Tag Archives: coming of age novels

Review: Ithaca, by Susan Fish

Ithaca, by Susan FishIthaca, by Susan Fish (Storywell, 2014)

When your life revolves around your husband and his work, what do you do when you have to start over? Alone?

Ithaca is a coming-of-age story—for a 59-year-old woman.

Daisy Turner’s husband, Arthur, was a professor at Cornell University. She typed his notes and kept his home. And made soup for a crowd every Wednesday.

They married young, and Daisy found fulfillment as a wife and mother. Now her son works overseas, and she’s a widow. And most of her friends are really Arthur’s friends.

She finds herself developing a friendship with a man who is slowly losing his wife to illness, and with a young woman who’s an environmental activist. Daisy surprises herself—and her son—by signing up for a university course to learn about fracking. She doesn’t know what it is, but the protest signs are everywhere, and she’d like to learn.

There’s so much to appreciate about this novel. Daisy seems quiet and ordinary, but it’s that very ordinariness that connects with readers. She’s candid about her grief, and the struggles it brings. We can identify. As her concern grows about the possible environmental danger from the fracking proposals, we can relate to this polite, reserved, non-activist who’s afraid that by doing nothing she’s surrendering the fight.

Most of us have concerns about some issue or another, and we know that feeling of helplessness. It’s interesting to watch Daisy discover how she fits into the bigger picture, how she can express her concerns in a way that’s true to who she is.

Ultimately, I think that’s what the story is about: finding—and being true to—one’s identity. Prepare to be charmed by Daisy, and by the town of Ithaca, NY, along the way.

Ithaca is a mainstream novel, and certain characters occasionally use mild profanity. Daisy herself was raised in the church, left for a time, but returned as an adult. Her faith shapes her life, but she’s still human and still open to making poor choices, as are we all.

Susan Fish writes beautifully and with an honesty I admire. Here are some of my favourite lines:

I needed the present to hold me very close because the past was threatening to engulf me. [p. 15]

Mondays were the days I stayed in my housecoat and watched hours of television shows, just to hear a human voice. [p. 19]

She carried loaves of bread from the restaurant like she was Miss America and they were her flowers. [p. 20, Daisy, about another friend]

I’m a farmer, Daisy Jane. I save my anger for what really matters. [p. 91: Carmel, the young activist. I love this perspective.]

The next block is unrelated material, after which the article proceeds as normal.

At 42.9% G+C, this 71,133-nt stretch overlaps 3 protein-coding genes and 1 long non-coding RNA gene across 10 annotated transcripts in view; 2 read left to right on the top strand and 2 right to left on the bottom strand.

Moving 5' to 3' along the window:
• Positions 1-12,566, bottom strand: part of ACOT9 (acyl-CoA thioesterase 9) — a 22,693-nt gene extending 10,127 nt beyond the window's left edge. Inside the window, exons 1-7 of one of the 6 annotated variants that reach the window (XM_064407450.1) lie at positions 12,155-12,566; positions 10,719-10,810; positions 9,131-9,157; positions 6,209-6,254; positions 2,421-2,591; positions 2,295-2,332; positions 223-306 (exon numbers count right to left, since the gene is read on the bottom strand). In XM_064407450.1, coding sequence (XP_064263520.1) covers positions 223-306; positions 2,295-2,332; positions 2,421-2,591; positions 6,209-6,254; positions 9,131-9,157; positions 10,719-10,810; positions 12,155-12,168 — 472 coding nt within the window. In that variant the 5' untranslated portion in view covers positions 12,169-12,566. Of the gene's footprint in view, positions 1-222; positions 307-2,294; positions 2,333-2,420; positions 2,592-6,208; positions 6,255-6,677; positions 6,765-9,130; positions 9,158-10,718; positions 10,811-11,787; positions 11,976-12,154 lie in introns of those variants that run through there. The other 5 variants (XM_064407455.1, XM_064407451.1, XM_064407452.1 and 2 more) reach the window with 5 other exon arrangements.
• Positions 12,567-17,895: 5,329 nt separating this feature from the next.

Susan Fish is a Canadian author and editor as well as the principal of Storywell, an online resource for writers. You can find her blog at susanfishwrites.wordpress.com. If you missed the character interview I did with Daisy Turner, you can read it here.

[Review copy provided by the author.]

Review: My Brother’s Keeper, by N. J. Lindquist

My Brother's Keeper, by NJ LindquistMy Brother’s Keeper, by N. J. Lindquist (That’s Life! Communications, revised edition, 2014 — formerly titled In Time of Trouble)

Shane Donahue is 18 years old and he hates his life. And his super-perfect twin brother, Scott. They’re identical twins, but they’ve turned into polar opposites. Scott excels at everything, while Shane… well he’s ordinary at best.

He’s been dumped from the basketball team, fired from his job, he’s failing at school, and even in the party crowd he can’t rise to the top. Oh, and his dad took his car away after the latest speeding ticket.

The characters are real, complex, and Shane will capture your heart in the opening pages even while you’ll be shaking your head at his attitude. His frustration, his sense of hopelessness to be good at anything, are feelings we know too well. He doesn’t really know who he is—just who he’s trying to project himself to be.

Favourite quote: Shane describes one of his friends, Ethan, as “kind of comfortable to be around. Like an old pair of sweat pants. He’s maybe the only person who’s never tried to change me.” [Kindle location 495]

As Shane’s world falls apart and his family life gets more turbulent, he figures he’s far enough gone that he might as well check out this God stuff Ethan’s been spouting. It’s either that or kill himself and get it over with.

Shane doesn’t expect what he hears to make so much sense, or to realize he wants God in his life. He also doesn’t expect life to then get harder! His father is more angry about God-talk than he was about Shane’s plummeting grades, and the party crowd is downright hostile about the change in him.

You don’t have to be an 18-year-old boy to appreciate My Brother’s Keeper. It’s for everyone who’s ever felt like a loser, ever felt too far gone to change, or ever felt too ordinary to be any use to God.

N.J. Lindquist is a Canadian author and speaker who has played key roles in The Word Guild and in the Hot Apple Cider anthologies. As well as writing YA fiction under her own name, she writes cozy mysteries as J.A. Menzies. For more about the author and her writing, visit her website: njlindquist.com.

[Review copy from my personal library.]